Competitive Cash-for-Weight-Loss Plans Work Best?
But individual incentives also do well when companies pay to help employees keep pounds off
By Barbara Bronson Gray
TUESDAY, April 2 (HealthDay News) -- Paying people to lose weight works, but some sort of competition or group effort may make it work even better, a new study reports.
The research showed how two company-sponsored weight-loss programs produced different results depending on how the rewards were structured.
The study, published April 1 in the journal Annals of Internal Medicine, demonstrates that when it comes to designing programs to help employees lose weight, details about how incentives are offered and how much cash is up for grabs can make a big difference in short-term outcomes.
The sustainability of weight loss accomplished in such efforts remains unclear, however.
In one group of five participants, the prize of meeting an individual weight-loss goal was $100, no more or less. In another, also with five members, the prize was $100, but with a chance at more if other members didn't succeed. The latter group had nearly three times the weight loss as the former.
Dr. Jeffrey Kullgren, the lead author of the study and an assistant professor of internal medicine at the University of Michigan, became interested in how to motivate people to lose weight from his work as a practicing primary-care physician. "I realized that behavior change is really hard," he said. With more than 80 percent of large employers thinking of offering some form of financial incentives to help people modify risk factors, he said it was important to see what really works.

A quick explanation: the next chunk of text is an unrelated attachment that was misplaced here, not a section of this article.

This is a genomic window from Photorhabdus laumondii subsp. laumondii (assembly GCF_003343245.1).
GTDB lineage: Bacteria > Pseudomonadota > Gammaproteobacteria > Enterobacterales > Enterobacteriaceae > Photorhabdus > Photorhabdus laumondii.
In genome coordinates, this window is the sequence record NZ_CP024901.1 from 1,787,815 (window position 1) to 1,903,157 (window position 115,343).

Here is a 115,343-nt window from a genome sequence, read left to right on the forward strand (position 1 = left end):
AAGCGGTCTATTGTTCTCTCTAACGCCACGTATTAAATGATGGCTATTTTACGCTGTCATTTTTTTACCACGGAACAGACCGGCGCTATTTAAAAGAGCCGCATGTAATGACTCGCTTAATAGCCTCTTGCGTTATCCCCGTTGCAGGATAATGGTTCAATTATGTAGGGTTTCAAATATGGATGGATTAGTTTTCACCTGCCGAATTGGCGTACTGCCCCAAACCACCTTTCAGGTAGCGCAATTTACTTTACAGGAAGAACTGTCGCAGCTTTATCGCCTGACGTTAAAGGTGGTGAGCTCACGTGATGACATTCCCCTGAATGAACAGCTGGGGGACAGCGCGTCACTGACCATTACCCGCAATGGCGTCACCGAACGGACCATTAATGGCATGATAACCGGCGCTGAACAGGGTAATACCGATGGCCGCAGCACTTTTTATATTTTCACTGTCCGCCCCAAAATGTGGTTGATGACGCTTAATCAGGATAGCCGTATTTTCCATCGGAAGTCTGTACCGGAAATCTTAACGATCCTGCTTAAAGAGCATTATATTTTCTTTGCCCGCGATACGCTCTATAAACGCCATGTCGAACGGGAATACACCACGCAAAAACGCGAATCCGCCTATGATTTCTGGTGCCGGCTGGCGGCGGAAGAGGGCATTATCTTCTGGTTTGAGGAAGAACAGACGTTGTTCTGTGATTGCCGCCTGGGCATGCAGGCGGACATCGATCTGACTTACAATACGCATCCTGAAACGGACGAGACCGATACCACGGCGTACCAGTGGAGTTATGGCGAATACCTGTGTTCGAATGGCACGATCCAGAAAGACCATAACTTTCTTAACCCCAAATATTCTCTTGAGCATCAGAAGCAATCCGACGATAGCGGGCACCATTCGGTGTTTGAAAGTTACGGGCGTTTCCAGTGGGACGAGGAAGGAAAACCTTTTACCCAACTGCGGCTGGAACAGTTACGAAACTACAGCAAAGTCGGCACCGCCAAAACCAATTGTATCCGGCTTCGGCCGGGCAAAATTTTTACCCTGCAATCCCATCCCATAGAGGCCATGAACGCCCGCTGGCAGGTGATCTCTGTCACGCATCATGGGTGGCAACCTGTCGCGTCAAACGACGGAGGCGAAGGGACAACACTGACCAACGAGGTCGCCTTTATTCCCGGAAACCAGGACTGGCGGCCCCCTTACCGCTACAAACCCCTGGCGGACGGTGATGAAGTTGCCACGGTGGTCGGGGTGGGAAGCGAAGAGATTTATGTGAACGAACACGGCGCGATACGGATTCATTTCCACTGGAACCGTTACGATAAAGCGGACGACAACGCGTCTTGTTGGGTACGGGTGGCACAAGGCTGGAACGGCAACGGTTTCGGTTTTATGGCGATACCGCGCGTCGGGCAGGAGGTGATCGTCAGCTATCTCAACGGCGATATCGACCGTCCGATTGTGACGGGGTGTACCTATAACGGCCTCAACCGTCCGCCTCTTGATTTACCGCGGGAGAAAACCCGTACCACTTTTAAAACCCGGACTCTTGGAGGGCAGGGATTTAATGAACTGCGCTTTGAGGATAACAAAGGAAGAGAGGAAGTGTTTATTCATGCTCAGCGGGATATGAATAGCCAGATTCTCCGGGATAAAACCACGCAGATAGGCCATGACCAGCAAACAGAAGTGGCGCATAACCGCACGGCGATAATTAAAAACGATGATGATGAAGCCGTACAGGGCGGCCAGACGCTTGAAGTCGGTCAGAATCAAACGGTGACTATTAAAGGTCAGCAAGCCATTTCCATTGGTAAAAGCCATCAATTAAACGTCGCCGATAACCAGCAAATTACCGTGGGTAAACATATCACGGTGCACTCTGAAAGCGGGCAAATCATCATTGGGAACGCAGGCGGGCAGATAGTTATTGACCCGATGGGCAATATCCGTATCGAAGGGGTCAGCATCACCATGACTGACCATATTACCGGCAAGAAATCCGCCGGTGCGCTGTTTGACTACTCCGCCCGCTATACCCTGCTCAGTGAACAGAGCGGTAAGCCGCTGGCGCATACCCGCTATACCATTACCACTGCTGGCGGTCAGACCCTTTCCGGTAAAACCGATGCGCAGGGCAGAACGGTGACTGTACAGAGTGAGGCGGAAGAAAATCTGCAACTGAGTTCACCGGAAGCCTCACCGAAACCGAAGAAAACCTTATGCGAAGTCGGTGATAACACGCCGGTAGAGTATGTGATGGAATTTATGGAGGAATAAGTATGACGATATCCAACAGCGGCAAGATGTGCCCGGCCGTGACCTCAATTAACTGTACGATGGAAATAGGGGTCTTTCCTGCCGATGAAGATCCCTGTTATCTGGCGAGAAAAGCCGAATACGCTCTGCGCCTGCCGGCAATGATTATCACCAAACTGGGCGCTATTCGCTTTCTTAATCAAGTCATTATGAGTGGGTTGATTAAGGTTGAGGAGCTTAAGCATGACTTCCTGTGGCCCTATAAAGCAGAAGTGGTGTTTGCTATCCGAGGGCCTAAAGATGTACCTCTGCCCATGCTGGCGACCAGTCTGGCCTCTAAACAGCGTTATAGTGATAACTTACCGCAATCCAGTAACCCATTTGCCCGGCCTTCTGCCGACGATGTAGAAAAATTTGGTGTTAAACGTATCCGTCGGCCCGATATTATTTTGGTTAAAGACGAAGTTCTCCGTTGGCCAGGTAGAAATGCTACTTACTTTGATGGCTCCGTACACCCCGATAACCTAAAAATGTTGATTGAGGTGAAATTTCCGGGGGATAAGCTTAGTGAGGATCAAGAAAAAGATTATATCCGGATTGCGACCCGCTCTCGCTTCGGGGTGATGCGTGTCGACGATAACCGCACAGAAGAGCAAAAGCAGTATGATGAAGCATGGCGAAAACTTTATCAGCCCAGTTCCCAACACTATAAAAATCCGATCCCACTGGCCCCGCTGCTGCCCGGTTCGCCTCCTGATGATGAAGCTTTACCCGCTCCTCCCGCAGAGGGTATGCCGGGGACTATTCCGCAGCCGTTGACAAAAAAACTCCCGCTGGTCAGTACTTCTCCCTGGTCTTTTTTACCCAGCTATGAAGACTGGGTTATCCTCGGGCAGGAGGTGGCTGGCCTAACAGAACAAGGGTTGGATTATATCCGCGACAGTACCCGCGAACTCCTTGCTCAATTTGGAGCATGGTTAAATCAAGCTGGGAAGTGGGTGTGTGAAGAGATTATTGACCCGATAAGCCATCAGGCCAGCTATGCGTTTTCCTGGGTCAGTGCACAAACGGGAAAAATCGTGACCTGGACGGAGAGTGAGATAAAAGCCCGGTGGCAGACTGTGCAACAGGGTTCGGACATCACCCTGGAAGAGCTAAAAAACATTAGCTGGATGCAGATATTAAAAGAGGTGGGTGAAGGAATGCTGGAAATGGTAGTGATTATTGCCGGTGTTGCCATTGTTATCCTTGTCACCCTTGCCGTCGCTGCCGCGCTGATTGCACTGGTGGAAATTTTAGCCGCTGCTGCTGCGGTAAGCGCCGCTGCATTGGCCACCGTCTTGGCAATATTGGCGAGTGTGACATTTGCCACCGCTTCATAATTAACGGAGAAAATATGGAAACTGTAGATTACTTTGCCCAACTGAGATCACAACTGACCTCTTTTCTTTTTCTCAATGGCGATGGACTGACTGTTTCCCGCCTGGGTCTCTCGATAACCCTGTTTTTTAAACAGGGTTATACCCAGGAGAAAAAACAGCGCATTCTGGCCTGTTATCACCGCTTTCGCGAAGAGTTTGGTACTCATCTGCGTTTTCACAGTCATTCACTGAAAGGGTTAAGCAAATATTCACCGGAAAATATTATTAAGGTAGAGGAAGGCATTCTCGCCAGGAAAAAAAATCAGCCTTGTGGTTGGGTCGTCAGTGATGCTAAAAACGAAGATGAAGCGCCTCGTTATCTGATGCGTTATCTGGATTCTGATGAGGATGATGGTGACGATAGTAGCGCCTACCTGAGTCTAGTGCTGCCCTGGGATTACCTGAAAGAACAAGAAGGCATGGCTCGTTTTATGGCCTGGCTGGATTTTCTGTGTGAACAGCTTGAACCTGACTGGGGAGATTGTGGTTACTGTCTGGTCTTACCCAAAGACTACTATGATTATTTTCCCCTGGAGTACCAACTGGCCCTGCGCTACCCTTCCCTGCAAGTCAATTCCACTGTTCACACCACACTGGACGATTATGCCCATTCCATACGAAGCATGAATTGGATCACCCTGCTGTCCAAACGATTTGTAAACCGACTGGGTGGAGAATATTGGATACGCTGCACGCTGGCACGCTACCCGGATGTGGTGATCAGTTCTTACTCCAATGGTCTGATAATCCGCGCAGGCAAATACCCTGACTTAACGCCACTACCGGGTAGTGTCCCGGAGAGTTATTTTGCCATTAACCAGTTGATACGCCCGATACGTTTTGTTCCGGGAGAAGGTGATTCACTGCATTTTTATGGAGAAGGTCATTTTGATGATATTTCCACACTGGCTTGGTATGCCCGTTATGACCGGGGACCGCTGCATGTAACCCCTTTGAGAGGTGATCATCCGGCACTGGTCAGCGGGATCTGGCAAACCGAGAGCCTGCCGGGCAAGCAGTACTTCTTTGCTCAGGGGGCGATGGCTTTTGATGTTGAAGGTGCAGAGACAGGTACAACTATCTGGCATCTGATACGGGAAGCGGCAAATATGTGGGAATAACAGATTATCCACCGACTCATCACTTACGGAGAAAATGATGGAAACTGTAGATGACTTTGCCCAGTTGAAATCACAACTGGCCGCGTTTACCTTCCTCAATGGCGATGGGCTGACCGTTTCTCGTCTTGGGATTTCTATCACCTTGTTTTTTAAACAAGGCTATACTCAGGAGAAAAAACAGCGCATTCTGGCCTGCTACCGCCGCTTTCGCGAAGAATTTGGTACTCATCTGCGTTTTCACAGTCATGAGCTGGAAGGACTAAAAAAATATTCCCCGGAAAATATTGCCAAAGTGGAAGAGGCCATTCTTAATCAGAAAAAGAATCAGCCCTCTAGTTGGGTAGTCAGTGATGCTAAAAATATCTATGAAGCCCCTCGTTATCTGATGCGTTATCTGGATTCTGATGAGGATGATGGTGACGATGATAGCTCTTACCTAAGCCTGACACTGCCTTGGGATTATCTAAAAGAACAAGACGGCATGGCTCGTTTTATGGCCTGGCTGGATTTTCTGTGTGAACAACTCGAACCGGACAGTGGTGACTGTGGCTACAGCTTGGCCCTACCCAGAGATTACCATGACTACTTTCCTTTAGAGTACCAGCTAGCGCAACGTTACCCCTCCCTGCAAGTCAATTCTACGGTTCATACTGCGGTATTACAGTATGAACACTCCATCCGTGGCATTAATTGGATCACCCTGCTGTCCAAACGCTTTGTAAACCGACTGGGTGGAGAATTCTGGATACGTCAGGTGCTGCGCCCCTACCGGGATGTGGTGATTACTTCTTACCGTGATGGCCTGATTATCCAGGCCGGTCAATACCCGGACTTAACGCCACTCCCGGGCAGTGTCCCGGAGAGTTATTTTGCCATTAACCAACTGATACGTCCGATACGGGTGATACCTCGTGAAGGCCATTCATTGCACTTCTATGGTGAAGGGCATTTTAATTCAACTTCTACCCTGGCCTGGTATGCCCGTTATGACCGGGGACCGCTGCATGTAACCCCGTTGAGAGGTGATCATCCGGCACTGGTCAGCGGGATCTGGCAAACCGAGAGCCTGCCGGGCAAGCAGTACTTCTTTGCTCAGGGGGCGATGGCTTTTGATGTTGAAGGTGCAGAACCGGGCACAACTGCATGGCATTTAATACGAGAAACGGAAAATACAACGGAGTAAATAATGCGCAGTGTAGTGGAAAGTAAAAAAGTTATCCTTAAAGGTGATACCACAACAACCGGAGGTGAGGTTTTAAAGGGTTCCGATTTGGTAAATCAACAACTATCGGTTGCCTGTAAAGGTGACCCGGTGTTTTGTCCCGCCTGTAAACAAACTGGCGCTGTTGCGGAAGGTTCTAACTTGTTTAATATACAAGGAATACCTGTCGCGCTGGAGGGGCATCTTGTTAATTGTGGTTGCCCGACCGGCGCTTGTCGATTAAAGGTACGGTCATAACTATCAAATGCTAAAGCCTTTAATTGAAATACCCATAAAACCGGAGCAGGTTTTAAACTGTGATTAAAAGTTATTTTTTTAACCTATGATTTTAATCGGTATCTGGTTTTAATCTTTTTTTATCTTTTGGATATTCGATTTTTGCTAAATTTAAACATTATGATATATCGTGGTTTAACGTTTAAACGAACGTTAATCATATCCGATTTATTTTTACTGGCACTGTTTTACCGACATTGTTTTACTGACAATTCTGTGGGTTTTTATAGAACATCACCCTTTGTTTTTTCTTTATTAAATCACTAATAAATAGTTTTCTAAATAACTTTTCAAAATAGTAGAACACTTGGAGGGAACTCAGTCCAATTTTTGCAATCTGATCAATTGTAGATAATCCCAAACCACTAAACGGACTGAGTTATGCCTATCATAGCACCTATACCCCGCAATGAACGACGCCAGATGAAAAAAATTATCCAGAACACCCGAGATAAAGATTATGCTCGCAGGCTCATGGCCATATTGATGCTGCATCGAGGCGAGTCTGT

"A lot of innovation is going on without a lot of evidence," Kullgren said. "The trains have left the station, so we're trying to be sure [programs] help people get where they need to be."
His research follows on the heels of a study, presented last month at the American College of Cardiology annual meeting in San Francisco, that showed those who got $20 a month for shedding four pounds -- or had to pay $20 for not losing the weight -- were more likely to reach weight-loss goals.
Kullgren's study involved 105 employees of the Children's Hospital of Philadelphia who were between the ages of 18 and 70 and considered obese. The goal for everyone was to lose a pound a week.
The researchers studied two types of incentive strategies: a group incentive and an individual one. In the individual approach, employees were offered $100 for each month they met or exceeded weight-loss goals. For the other, groups of five employees were offered $500 a month to be divided equally among only the members who met their goals. Those who didn't meet their goals received no money. The five-member groups had no way of learning each other's identities, so they couldn't intentionally tempt or discourage each other in an effort to personally win a bigger share of the pie.